Ernest Hemingway’s character Mike in The Sun Also Rises quipped that profound and seemingly inexorable change occurs “gradually, then suddenly.”
Change of Calculus
Before the pandemic, adoption of emerging technologies within the workplace—artificial intelligence (AI) and robotics—was often considered an investment in an organization’s future competitiveness. However, in the age of social distancing, implementation of emerging technologies is quickly proving essential to prevent additional operational disruptions and enable the return of workers while adhering to safety protocols.
Businesses are leveraging a range of computer vision tools, proximity sensors, thermal imaging cameras, robots, and predictive analytics to address COVID-19 workplace challenges. This article addresses those issues and includes some questions to help successfully transition from the current crisis.
Returning millions of employees safely back to work requires planning and precision in execution. Employers face myriad potential legal challenges. Specifically, workplace-acquired COVID-19 might lead to workers’ compensation claims and claims related to lax compliance with safety requirements, including provision of personal protective equipment (PPE).
On the other hand, going too far to prevent injury by infection could result in employers’ facing privacy and discrimination-related claims. The Equal Employment Opportunity Commission issued guidance earlier this year that employers may administer COVID-19 testing to employees reentering the workplace, thus emphasizing the ability and need for striking the right balance.
As the country opens back up, minimizing surface contact rates, testing, and maximizing space between employees will have many companies reconfiguring workspaces and looking to emergent solutions. Let us look at a few.
Machine Vision and Proximity Sensors
To facilitate workplace social distancing, Smartvid.io, an AI-powered enterprise risk assessment solution, recently released functionality for detecting close interactions and congregation of workers. Other technology vendors, like Drishti Technologies Inc., integrate worker proximity monitoring into safety and assembly monitoring solutions.
However, not all social distancing solutions and workplace safety technologies require the broad collection of sensitive employee biometric and personal data. For example, Proxxi recently introduced Halo, a wrist-worn sensor and band that vibrates to notify wearers that another band is within 6 feet.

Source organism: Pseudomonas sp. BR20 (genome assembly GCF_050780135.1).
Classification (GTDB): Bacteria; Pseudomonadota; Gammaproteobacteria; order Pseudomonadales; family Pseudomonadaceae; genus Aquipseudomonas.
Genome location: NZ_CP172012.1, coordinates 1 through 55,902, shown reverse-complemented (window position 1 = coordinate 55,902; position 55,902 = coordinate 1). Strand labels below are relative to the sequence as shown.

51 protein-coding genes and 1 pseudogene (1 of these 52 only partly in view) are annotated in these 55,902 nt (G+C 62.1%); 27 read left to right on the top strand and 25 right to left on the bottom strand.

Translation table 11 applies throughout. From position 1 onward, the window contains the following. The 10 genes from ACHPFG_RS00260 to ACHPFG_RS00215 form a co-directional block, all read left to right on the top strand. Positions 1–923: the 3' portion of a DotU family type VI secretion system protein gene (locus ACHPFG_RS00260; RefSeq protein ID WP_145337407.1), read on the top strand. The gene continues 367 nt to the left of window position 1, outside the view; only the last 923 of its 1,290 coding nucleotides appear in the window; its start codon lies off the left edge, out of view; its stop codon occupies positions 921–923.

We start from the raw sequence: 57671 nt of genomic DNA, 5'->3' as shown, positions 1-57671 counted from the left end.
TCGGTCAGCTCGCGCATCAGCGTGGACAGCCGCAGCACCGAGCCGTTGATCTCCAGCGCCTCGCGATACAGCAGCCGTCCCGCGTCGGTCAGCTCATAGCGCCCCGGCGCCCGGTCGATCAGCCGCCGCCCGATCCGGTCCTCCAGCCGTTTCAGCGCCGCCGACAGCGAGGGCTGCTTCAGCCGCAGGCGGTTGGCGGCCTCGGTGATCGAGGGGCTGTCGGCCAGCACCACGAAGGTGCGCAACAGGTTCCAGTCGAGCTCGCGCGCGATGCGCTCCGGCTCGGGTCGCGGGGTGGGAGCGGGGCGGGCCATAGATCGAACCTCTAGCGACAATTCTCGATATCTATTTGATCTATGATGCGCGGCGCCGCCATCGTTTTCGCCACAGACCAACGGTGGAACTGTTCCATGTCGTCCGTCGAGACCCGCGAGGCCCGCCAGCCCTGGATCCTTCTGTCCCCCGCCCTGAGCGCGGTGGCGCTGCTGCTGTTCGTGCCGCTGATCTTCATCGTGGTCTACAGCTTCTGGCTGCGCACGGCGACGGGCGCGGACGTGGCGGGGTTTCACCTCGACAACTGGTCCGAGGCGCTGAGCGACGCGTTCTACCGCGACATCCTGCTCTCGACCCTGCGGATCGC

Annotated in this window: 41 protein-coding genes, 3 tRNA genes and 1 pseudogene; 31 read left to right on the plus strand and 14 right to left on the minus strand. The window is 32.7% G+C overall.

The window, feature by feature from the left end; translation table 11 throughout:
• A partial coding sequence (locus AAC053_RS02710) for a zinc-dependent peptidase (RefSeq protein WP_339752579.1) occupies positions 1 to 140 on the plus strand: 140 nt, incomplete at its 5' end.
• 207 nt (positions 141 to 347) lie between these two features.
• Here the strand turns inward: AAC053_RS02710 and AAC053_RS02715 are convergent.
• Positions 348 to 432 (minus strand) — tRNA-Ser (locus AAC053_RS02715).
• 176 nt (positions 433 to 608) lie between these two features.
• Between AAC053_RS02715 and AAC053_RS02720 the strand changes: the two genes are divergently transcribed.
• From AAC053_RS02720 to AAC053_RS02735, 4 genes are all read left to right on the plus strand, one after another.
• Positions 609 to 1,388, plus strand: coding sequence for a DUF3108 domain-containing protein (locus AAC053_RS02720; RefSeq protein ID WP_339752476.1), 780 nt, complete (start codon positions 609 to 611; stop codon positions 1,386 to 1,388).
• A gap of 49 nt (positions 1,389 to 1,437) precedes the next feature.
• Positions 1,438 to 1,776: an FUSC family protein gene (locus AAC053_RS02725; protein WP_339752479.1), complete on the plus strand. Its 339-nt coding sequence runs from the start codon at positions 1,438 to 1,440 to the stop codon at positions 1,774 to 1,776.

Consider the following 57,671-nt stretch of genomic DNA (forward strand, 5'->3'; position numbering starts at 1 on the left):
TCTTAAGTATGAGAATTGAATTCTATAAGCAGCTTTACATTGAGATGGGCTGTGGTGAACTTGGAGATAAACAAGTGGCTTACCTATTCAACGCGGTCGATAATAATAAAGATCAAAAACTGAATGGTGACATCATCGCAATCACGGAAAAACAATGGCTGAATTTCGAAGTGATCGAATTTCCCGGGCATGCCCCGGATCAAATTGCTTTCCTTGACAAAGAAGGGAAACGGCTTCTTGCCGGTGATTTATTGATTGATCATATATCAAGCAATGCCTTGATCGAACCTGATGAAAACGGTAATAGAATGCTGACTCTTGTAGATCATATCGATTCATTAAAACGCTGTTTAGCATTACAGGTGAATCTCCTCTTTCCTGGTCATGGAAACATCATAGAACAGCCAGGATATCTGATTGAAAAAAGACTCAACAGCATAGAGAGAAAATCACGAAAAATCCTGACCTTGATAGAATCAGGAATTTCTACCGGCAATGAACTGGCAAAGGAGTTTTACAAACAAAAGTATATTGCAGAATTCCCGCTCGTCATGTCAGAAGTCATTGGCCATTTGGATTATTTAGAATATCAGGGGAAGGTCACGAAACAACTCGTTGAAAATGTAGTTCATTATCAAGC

With the goal of offering workplace safety technology solutions that are sensitive to compliance issues and privacy concerns, companies like Density.io and Halo are deploying proximity detection and contact tracing technologies that measure and monitor workplace social density, while limiting the capture or transmission of personally identifiable information (PII).
While employee-focused proximity sensors, AI-powered monitoring tools, and contact tracing applications may provide new capabilities to enhance workplace safety, it is imperative for employers to understand the risks incurred when adopting new technology.
To mitigate associated legal risks, HR departments should work with experienced legal counsel to ensure appropriate technology assessment and evaluation procedures are followed before its adoption and throughout the technology’s life cycle.
Thermal Imaging Cameras
Thermographic cameras—also known as infrared or thermal imaging cameras—can detect body and object heat signatures. Thermal imagery is the operative technology enabling hand-held, noncontact thermometers, the variant of the technology that has been most widely deployed at workplace points of entry.
When layered with machine vision software, thermal imaging can be used for automated detection and assessment of individuals within groups. As businesses begin to reopen, employers ranging from food production to fulfillment centers to grocers and casinos are increasingly modifying workplace safety procedures and leveraging thermal imaging technology to actively mitigate the introduction and spread of the coronavirus in the workplace.
Adjusting to a new normal in a highly fluid environment presents many challenges for employers. Thermal imaging cameras and full-body thermal scanners may initially appear to provide an efficient safety screening option for employers.
However, these tools raise privacy, biometric data collection, and data retention concerns that should be carefully examined before adoption. These issues will continue to persist long after the technology’s adoption, and recurring evaluation procedures should be drafted and implemented to mitigate potential liability exposure.
Measuring an employee’s body temperature, whether via a handheld thermometer or telescopic thermal imaging camera, is considered a medical exam and employers need to maintain confidentiality of the information. While recent U.S. Equal Employment Opportunity Commission (EEOC) guidance allows employers to measure an employee’s body temperature during the pandemic, employers should be cautious about continued use of the practice in a post-pandemic workplace. Read more here…
Source: HR Daily Advisor